Sunday, December 12, 2010

Communities of Practice: Leading Practices

Communities of Practice (CoP’s) are not a new concept, however, sustaining community enthusiasm, with challenging growth and continual learning experiences, is critical to sustain long term community engagement.

Coined by Etienne Wenger and Jean Lave in the 1990's a community of practice is a group of people who share an interest, a craft, or even a profession. CoPs can exist either online, in discussion groups, in newsgroup, or in real life. They are an evolution from working group like Quality Circles from the 1980's but an evolution in terms as a result of the focus on community from the cultural anthropological perspectives, vs productivity improvement perspectives. The one common learning element was the emphasis on story telling to share knowledge, transfer practices and create shared meanings, and experiences. A community is most healthy when the stories are rich in meaning. One of the key success factors in leading CoP organizations is the constant mining of stories to keep the community fresh, and behaving as a strong learning organism.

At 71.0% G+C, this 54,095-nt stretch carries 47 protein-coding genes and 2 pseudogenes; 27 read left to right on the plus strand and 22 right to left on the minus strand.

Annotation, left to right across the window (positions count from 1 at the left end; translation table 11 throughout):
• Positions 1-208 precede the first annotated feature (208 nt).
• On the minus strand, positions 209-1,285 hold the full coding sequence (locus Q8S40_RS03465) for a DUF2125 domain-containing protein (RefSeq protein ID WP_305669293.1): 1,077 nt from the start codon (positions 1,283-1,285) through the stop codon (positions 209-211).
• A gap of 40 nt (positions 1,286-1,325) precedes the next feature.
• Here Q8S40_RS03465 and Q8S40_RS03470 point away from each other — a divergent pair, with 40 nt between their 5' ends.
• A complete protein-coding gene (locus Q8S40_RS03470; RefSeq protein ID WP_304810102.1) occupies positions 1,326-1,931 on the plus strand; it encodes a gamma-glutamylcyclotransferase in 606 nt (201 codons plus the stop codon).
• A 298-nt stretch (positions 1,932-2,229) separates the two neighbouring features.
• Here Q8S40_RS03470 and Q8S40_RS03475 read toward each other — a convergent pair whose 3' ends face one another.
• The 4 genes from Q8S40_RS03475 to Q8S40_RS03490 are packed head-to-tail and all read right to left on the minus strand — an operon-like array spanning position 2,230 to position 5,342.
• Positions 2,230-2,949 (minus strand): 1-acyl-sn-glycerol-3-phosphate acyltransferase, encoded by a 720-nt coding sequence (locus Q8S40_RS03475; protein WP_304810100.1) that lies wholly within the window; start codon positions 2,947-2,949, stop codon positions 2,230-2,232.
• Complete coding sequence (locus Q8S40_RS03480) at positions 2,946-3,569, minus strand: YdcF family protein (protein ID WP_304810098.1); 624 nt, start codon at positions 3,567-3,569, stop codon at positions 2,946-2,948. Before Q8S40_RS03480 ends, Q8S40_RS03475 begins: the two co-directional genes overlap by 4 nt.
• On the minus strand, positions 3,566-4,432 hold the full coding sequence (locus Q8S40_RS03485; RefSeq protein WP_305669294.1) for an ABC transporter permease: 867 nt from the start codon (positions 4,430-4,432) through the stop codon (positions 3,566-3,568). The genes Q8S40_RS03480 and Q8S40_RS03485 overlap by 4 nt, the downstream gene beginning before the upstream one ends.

This was recently validated by AQPC in their Collaborative Benchmarking Study, however, their insights are not particular new, as those of us who have been experts in Collaboration for over 25 years, know that a community of practice needs to have a strong sense of purpose.

Although it’s fairly easy to hold people’s interest when a community is new, initial enthusiasm often settles into apathy, and keeping members actively engaged can prove challenging. Leading practice organizations typically use several techniques to promote long-term member engagement. These include: